The Men Who Made the Mythos
The Second in a Series Examining Green Lantern History
|The late Martin Nodell in his studio|
|The elusive Bill Finger|
Like so many people who entered the comic book industry, Bill Finger was a first generation American. Born to Jewish parents in 1914 Denver, Colorado, Finger and his family moved to New York City during the Great Depression. Finger was an aspiring writer and having met up with Bob Kane at a party got introduced to the job of ghost writing and began writing comic strips.
Kane and Finger both graduated from the same high school and after the success of Superman Kane sought to create his own superstar in the form of Batman. Kane’s Batman was a far cry from what the world came to see when the character in Detective Comics #27, complete with red tights, wings and a domino mask. Finger took the loose concept and redefined, suggesting the now-famous cape and cowl look and inventing elements such as Batman’s secret identity, Bruce Wayne, and Batman’s detective skills. Batman and Kane went on to become famous and it wasn’t until long after his death that Finger began to receive the credit he deserved for creating so many characters and aspects of one of comics most beloved characters.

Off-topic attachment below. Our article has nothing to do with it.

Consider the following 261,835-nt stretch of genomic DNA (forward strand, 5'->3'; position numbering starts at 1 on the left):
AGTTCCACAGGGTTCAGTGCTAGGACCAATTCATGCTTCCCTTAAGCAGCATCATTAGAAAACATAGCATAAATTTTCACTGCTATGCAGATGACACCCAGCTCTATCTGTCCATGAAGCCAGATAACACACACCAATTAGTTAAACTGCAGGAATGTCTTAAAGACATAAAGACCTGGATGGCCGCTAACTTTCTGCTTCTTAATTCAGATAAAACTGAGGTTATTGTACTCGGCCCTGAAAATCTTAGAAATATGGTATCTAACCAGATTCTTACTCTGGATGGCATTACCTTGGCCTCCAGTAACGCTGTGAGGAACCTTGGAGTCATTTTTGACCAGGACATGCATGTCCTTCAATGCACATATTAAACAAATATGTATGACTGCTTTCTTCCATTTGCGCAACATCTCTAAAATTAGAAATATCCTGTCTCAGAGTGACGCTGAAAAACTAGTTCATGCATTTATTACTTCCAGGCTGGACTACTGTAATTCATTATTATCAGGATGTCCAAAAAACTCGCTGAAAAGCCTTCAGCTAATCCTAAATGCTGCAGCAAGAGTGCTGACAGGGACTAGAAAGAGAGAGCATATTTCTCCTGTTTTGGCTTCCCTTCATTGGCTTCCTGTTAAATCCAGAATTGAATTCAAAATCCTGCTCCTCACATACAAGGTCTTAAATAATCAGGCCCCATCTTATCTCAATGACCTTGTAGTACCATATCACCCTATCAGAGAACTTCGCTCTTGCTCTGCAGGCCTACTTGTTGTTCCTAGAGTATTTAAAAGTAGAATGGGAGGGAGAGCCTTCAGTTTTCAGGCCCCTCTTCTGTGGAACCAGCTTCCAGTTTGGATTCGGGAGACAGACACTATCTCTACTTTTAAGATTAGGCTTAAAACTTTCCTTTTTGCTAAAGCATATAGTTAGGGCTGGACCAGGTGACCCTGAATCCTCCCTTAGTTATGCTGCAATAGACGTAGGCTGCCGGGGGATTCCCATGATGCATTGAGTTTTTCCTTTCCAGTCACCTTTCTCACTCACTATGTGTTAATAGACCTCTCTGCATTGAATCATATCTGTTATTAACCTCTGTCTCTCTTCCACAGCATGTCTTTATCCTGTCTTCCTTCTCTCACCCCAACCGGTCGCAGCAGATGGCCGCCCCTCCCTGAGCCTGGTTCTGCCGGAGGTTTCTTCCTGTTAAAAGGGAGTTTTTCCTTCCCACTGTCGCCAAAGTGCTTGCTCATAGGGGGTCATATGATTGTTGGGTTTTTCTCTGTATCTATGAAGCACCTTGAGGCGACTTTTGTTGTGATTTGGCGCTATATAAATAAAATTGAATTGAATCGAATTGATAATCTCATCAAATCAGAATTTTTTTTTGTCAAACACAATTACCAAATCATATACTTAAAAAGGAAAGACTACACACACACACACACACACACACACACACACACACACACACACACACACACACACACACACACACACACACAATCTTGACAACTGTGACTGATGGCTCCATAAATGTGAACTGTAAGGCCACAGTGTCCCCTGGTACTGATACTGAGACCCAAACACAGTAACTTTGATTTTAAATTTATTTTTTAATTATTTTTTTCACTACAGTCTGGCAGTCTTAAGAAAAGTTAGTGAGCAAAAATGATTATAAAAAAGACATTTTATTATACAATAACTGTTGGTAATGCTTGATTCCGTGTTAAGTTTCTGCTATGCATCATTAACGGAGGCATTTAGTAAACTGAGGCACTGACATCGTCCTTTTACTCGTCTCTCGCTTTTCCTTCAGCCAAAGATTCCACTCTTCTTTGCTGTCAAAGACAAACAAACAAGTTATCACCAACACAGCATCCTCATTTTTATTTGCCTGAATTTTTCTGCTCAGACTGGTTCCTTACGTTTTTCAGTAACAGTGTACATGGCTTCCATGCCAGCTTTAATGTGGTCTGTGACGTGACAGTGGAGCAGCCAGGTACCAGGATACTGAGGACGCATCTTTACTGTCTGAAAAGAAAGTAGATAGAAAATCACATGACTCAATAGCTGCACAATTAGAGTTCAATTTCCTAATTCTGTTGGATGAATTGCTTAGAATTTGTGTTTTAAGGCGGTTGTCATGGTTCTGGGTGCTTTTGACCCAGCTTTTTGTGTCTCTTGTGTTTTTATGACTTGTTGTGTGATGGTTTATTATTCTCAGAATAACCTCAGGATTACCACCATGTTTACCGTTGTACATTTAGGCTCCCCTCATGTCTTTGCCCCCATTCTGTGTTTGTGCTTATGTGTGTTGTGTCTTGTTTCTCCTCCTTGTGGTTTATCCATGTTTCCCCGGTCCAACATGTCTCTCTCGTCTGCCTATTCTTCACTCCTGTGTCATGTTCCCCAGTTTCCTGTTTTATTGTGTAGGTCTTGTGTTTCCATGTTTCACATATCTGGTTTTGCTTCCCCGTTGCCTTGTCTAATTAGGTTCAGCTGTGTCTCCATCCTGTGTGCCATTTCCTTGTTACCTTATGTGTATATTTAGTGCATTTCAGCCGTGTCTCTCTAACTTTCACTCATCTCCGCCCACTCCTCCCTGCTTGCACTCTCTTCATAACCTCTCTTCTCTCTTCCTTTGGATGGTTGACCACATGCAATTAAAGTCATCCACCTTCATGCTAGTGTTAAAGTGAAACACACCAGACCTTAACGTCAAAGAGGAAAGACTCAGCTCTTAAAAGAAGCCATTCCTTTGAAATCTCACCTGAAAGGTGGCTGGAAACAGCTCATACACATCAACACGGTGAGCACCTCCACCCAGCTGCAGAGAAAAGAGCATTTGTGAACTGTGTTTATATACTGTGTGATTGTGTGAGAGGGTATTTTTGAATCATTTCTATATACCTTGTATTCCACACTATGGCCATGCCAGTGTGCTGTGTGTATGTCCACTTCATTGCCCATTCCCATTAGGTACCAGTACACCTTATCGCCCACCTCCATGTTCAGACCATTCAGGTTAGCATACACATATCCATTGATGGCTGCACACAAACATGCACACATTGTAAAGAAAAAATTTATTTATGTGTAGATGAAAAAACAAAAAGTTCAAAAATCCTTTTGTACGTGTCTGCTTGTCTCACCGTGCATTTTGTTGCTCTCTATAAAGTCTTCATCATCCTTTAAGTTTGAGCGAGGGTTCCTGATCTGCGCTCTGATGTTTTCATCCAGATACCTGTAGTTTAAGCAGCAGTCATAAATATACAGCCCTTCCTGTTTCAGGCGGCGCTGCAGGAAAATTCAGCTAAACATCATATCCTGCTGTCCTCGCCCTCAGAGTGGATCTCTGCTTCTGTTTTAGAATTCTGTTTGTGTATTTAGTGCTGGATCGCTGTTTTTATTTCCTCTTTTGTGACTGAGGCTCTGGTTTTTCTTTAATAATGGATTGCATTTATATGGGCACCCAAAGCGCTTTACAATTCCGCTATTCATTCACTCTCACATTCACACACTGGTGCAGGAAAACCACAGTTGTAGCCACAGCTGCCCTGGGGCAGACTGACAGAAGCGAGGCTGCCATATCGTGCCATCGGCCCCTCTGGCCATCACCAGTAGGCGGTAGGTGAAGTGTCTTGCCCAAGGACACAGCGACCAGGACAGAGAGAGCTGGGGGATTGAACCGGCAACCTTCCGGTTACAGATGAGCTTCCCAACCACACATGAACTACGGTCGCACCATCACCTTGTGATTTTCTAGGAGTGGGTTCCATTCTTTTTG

Finger was brought in to work with Mart Nodell on his creation, Green Lantern. Unlike Batman, Green Lantern was a complete creation that Nodell had come up with, but Finger added so much to the mythology during his seven years working on the character that he is credited frequently for the character’s creation. Finger evolved Alan Scott’s abilities beyond some of the simple things that characterized early stories, creating the ability for Green Lantern to form hard light constructs limited only by the wearer’s imagination and establishing the Golden Age Green Lantern’s weakness to wood. Finger died in 1974 at the young age of 59.
Known as one of the founding fathers of science fiction, Alfred Bester was born in Brooklyn, New York in 1913. In his early twenties Bester began writing science fiction short stories while working in public relations and won a contest which led to meeting editor Mort Weisinger who published a number of Bester’s early work. When Weisinger left his job to join Detective Comics as editor of the Superman and Batman books he called upon Bester and lured him away from writing short stories to take on comics.
Bester wrote Superman, The Phantom and Mandrake the Magician and replaced Bill Finger on the Green Lantern series, adding some antagonists for Alan Scott besides the regular criminals he usually fought, notably creating Solomon Grundy and Vandal Savage. Bester also changed the oath that Martin Nodell had created for Green Lantern to the infamous “In Brightest Day….” oath that lives on today.
When the comics industry faced the demise of superhero comics Bester found his way to radio where he wrote a number of scripts for shows like The Shadow and Charlie Chan. Bester went to on to be a prolific writer for television, magazines and novels as well as returning to his short story roots. Bester died in 1987 at age 73.
- Green Lantern: The Golden Age 1938 – 1956(blogofoa.com)
- Celebrating the 75th Anniversary of Green Lantern!(lanterncast.com)
- Back Where It All Began – 75 YEARS OF GREEN LANTERN(flodospage.blogspot.com)
- A Green Lantern 75th Anniversary Celebration(blogofoa.com)